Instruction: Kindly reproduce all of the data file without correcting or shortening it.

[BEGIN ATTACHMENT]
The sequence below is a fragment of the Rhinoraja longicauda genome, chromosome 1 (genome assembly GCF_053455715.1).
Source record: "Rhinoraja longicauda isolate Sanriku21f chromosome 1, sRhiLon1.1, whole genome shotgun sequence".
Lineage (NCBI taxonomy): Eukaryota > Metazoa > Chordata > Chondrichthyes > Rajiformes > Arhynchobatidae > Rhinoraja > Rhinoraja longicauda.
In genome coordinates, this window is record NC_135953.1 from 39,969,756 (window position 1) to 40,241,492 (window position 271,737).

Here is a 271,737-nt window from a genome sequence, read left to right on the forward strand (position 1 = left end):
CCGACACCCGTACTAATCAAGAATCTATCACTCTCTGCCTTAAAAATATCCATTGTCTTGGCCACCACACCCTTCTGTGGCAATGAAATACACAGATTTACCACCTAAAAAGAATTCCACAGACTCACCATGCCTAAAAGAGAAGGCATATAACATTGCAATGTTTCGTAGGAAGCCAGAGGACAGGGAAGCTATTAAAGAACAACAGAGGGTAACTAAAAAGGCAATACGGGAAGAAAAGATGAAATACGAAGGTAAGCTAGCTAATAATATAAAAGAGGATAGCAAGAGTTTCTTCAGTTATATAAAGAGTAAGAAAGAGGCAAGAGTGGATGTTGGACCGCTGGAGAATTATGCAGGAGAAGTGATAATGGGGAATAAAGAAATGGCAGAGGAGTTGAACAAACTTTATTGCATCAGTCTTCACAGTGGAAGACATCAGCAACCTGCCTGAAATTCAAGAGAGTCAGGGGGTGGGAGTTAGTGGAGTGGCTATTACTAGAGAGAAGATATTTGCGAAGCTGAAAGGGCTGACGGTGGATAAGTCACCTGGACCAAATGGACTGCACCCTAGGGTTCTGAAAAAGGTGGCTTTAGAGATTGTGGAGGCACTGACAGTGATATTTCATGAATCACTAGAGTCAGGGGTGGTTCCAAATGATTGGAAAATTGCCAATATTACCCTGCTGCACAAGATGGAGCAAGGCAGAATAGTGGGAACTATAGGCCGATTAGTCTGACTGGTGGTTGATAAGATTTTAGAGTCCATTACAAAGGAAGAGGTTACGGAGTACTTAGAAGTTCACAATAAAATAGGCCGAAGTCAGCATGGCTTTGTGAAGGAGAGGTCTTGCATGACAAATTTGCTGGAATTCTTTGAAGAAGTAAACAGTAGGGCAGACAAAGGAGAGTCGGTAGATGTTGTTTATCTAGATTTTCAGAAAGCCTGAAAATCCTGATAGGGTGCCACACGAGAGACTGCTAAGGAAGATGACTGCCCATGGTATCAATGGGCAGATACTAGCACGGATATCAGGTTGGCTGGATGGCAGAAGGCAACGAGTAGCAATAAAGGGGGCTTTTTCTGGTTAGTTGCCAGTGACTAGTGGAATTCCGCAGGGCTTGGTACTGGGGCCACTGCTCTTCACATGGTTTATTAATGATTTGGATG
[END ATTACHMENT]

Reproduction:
The sequence below is a fragment of the Rhinoraja longicauda genome, chromosome 1 (genome assembly GCF_053455715.1).
Source record: "Rhinoraja longicauda isolate Sanriku21f chromosome 1, sRhiLon1.1, whole genome shotgun sequence".
Lineage (NCBI taxonomy): Eukaryota > Metazoa > Chordata > Chondrichthyes > Rajiformes > Arhynchobatidae > Rhinoraja > Rhinoraja longicauda.
In genome coordinates, this window is record NC_135953.1 from 39,969,756 (window position 1) to 40,241,492 (window position 271,737).

Here is a 271,737-nt window from a genome sequence, read left to right on the forward strand (position 1 = left end):
CCGACACCCGTACTAATCAAGAATCTATCACTCTCTGCCTTAAAAATATCCATTGTCTTGGCCACCACACCCTTCTGTGGCAATGAAATACACAGATTTACCACCTAAAAAGAATTCCACAGACTCACCATGCCTAAAAGAGAAGGCATATAACATTGCAATGTTTCGTAGGAAGCCAGAGGACAGGGAAGCTATTAAAGAACAACAGAGGGTAACTAAAAAGGCAATACGGGAAGAAAAGATGAAATACGAAGGTAAGCTAGCTAATAATATAAAAGAGGATAGCAAGAGTTTCTTCAGTTATATAAAGAGTAAGAAAGAGGCAAGAGTGGATGTTGGACCGCTGGAGAATTATGCAGGAGAAGTGATAATGGGGAATAAAGAAATGGCAGAGGAGTTGAACAAACTTTATTGCATCAGTCTTCACAGTGGAAGACATCAGCAACCTGCCTGAAATTCAAGAGAGTCAGGGGGTGGGAGTTAGTGGAGTGGCTATTACTAGAGAGAAGATATTTGCGAAGCTGAAAGGGCTGACGGTGGATAAGTCACCTGGACCAAATGGACTGCACCCTAGGGTTCTGAAAAAGGTGGCTTTAGAGATTGTGGAGGCACTGACAGTGATATTTCATGAATCACTAGAGTCAGGGGTGGTTCCAAATGATTGGAAAATTGCCAATATTACCCTGCTGCACAAGATGGAGCAAGGCAGAATAGTGGGAACTATAGGCCGATTAGTCTGACTGGTGGTTGATAAGATTTTAGAGTCCATTACAAAGGAAGAGGTTACGGAGTACTTAGAAGTTCACAATAAAATAGGCCGAAGTCAGCATGGCTTTGTGAAGGAGAGGTCTTGCATGACAAATTTGCTGGAATTCTTTGAAGAAGTAAACAGTAGGGCAGACAAAGGAGAGTCGGTAGATGTTGTTTATCTAGATTTTCAGAAAGCCTGAAAATCCTGATAGGGTGCCACACGAGAGACTGCTAAGGAAGATGACTGCCCATGGTATCAATGGGCAGATACTAGCACGGATATCAGGTTGGCTGGATGGCAGAAGGCAACGAGTAGCAATAAAGGGGGCTTTTTCTGGTTAGTTGCCAGTGACTAGTGGAATTCCGCAGGGCTTGGTACTGGGGCCACTGCTCTTCACATGGTTTATTAATGATTTGGATG